What is #datadriven growing?

Growing plants can be a complex task often described as a work of art. What we mean by this, is that we all know plants require certain things to grow and thrive, such as light, water, and nutrients, but anyone that grows a plant knows it is not as simple as 1,2,3. This is because the factors plants need to thrive interact with and influence each other. For example, light also has a heating element that affects the temperature, water can affect the temperature by changing the humidity, and so on. What complicated things even more, is that plant growth interacts with the climate; transpiration increases heat and humidity, photosynthesis can affect CO2, and so on. In order for growers to be successful, they must know the art of how to balance many different factors to keep their plants happy. Up until now, this art form of growing has relied on years of experience to develop the knowledge-base and intuition required for optimal production.

Data-driven growing is a different form of growing, where growers read the data about their climate factors and plant growth factors, and can tell how these measurements will influence their yield. In #datadriven growing, growers not only react to data points, but are able to predict downstream effects on their crop early on to take action before any negative effects unfold. For example, growers may see the absolute humidity of their greenhouse is high and notice the photosynthetic rate of their plants in one area has decreased, indicating these plants are under some sort of stress, such as a fungal pathogen. These growers could take action to quarantine these plants to prevent fungal pathogens from spreading throughout the greenhouse, all before the physical plant symptoms are visible to the naked eye. Recent technology advancements such as artificial intelligence (AI), internet of things (IoT), and intelligent automation (IA) have begun to revolutionize the field of agriculture, ushering in a new digital age. Many different types of data can be collected within indoor farming facilities to produce a digital image of the climate and current crop conditions using IoT sensors. Growers can now access these data points from anywhere with wifi, even on their phones. Technologies like Koidra’s Control Center platform utilize these data points along with AI and the mathematics defining nature to explain how different climate factors influence each other and plant growth. For the first time ever, growers can harness the power of big data in the palm of their hands to monitor and analyze how their current climate status is affecting their crops, and what actions they can take to improve yield and resource use efficiency. No advanced mathematics degree required 😉.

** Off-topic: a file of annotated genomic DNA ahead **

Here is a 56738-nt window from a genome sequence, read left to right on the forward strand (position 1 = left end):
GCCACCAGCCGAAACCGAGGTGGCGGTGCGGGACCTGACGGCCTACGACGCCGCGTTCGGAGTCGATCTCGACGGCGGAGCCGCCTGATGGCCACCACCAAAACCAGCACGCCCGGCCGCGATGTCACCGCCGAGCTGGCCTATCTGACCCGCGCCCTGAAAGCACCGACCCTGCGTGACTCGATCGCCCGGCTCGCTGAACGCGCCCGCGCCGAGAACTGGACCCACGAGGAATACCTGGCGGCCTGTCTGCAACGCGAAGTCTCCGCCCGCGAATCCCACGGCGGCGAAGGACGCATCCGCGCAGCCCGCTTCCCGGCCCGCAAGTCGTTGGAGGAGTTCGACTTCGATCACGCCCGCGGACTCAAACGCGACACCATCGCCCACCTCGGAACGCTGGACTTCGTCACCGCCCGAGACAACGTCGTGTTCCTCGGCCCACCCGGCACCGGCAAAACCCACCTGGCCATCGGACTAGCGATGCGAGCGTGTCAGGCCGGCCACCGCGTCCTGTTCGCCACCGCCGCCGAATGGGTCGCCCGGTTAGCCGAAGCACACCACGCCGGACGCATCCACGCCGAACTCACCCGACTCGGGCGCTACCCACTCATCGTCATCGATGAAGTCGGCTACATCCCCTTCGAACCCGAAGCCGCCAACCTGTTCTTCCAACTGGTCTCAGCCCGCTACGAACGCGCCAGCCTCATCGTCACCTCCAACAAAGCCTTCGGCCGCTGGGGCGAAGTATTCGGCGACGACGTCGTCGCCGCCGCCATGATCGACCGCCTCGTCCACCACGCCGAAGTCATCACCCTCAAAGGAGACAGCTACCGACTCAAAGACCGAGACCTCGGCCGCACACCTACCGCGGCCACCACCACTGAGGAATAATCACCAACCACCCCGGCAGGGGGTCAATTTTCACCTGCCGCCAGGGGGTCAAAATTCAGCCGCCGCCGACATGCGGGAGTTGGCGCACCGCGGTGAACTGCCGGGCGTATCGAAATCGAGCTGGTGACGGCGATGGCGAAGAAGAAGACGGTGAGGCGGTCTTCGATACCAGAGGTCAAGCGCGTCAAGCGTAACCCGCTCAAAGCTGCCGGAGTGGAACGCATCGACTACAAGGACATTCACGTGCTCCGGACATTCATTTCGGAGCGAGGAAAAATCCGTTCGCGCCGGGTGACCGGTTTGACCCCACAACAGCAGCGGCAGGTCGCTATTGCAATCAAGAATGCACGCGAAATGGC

Imagine predicting precisely when and how much water your crops will need in order to maximize growth, minimize water use, and increase profits. Or, being able to predict that turning the temperature down 5 more degrees now instead of 2 degrees 8 hours later will save more energy and keep your plants happier? These are the types of predictions made possible with data-driven growing, based on the data collected from sensors and the math behind the nature of growing plants. This book will cover the topics of plant growth fundamentals and how growers can use new technologies available to improve their controlled environment agriculture production with data-driven growing.